Employees work at Groupon's international headquarters on June… (Scott Olson / Getty Images )
Reporting from Chicago — Groupon Inc. is seeking to raise between $480 million and $540 million in its initial public offering, scaling back its original plans to raise $750 million or more.
In an amended prospectus filed Friday with the Securities and Exchange Commission, the Chicago-based daily deals company said that it would sell 30 million shares of Class A common stock and that it anticipates IPO pricing of between $16 and $18 per share.
Groupon will list on the Nasdaq under the ticker symbol GRPN.
An IPO between $16 and $18 per share would value Groupon between $10.1 billion and $11.4 billion, which is less than half of the initial talk of valuations between $20 billion and $30 billion. Still, the less ambitious valuation is higher than the $6-billion buyout offer from Google that Groupon turned down late last year.
Groupon is planning to sell just under 5% of the company's total outstanding shares after the offering. The company said this amount is less than what "is typical for an initial public offering" and cautioned that this could result in "significant volatility" in its share price.
The company said it expects its net proceeds from the IPO to be about $478.8 million, using the midpoint figure of $17 per share. This figure deducts commissions to the company's underwriters and other expenses related to the offering.
Groupon said it does not expect to use any of the IPO proceeds for operations during the next 12 months.
The company first filed documents to go public in June. At that time, the prospectus said it was seeking to raise up to $750 million, a figure understood to be a place holder for calculating registration fees. Analysts had expected the number to go much higher.
However, volatility in global markets thwarted many companies' plans to go public during the summer. Moreover, Groupon came under fire for a variety of missteps during its pre-IPO process and repeatedly amended its filing documents to restate revenues, reflect changes in accounting and clarify statements made by Chief Executive Andrew Mason in a leaked internal memo.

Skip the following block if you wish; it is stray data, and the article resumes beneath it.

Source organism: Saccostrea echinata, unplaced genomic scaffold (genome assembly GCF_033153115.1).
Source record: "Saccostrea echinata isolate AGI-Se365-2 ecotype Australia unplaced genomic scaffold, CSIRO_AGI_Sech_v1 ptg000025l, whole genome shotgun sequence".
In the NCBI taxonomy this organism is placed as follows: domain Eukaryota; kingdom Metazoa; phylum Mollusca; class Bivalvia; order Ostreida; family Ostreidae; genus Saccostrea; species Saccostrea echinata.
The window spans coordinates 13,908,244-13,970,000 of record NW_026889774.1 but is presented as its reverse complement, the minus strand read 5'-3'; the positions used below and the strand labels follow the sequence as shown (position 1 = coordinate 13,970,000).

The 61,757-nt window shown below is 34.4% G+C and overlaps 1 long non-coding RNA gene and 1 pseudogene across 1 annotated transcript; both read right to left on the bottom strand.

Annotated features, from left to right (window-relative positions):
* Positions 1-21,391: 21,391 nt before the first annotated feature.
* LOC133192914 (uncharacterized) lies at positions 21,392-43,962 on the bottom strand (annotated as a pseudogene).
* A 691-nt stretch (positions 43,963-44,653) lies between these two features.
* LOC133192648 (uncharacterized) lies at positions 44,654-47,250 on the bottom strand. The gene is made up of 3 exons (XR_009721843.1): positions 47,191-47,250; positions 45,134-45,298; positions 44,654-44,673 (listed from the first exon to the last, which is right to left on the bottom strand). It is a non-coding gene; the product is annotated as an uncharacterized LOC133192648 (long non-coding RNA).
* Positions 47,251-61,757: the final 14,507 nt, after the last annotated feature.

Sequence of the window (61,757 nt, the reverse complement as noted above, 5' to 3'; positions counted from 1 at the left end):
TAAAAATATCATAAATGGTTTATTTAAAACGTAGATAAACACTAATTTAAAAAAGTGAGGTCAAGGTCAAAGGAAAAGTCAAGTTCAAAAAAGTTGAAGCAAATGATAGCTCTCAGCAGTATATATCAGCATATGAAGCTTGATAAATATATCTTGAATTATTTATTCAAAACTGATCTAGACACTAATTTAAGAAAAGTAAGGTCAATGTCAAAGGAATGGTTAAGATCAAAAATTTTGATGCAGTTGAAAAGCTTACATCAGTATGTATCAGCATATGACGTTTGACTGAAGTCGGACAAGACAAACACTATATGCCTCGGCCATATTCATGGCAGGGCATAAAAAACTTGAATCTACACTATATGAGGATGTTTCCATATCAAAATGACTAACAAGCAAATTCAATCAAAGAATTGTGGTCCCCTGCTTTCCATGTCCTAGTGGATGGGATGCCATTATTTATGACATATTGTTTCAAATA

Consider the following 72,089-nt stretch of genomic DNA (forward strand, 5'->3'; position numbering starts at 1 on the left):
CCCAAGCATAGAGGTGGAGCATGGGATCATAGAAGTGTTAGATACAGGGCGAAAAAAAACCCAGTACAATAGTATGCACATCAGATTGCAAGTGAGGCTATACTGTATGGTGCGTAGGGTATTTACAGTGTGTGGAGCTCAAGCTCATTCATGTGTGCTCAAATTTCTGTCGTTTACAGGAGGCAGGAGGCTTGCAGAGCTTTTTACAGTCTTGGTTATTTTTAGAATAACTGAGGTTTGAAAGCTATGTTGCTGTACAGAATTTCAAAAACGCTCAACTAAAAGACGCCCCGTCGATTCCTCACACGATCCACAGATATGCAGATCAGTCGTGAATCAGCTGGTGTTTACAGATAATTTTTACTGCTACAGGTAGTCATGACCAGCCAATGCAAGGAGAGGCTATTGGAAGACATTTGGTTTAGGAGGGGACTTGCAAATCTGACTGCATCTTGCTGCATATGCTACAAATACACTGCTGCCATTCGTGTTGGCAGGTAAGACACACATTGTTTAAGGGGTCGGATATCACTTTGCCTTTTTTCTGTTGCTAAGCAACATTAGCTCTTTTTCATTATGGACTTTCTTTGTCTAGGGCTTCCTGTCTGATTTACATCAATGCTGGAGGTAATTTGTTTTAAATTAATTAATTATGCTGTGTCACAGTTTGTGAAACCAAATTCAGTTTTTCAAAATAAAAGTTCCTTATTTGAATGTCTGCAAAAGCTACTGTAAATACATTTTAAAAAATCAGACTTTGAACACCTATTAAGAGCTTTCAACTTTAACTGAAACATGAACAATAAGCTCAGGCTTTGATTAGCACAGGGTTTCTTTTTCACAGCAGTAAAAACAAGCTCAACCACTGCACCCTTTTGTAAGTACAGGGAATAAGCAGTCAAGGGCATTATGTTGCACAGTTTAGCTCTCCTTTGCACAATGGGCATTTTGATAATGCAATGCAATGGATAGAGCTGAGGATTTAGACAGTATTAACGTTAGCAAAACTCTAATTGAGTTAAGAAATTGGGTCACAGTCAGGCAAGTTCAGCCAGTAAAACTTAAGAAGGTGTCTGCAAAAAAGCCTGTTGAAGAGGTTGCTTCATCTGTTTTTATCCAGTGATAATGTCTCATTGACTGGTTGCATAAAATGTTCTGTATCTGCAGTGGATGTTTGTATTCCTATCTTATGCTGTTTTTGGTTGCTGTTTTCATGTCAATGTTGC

Analysts also questioned the viability of Groupon's business model and whether the company could keep up its frenetic pace of growth. The Friday filing was updated with third-quarter financial results and showed that Groupon posted a net loss of $10.6 million in the latest period, narrowing its net loss of $101.2 million in the second quarter and $49 million in the third quarter of 2010.
Groupon's revenues totaled $430.2 million in the latest period, up from $392.6 million in the second quarter and $81.8 million in the third quarter of 2010. The company calculates its revenues by subtracting merchants' cut from total sales of Groupon vouchers.
Groupon said it retained less of its coupon sales in the third quarter than the second quarter because it launched several products, including its Groupon Getaways partnership with Expedia and Groupon Live partnering with Live Nation, that have lower margins on deals than the company's traditional daily deals with local merchants. Groupon said it expects margins in these categories to improve over time.
Total coupon sales topped $1 billion for the first time in the third quarter, coming in at $1.16 billion. They were $929.2 million in the second quarter and $194.3 million in the third quarter of 2010.
Groupon had 142.9 million subscribers at the end of the third quarter, up from 115.7 million in the second quarter. Customers, or those who have purchased a Groupon, totaled 25.9 million, compared with 23 million in the second quarter.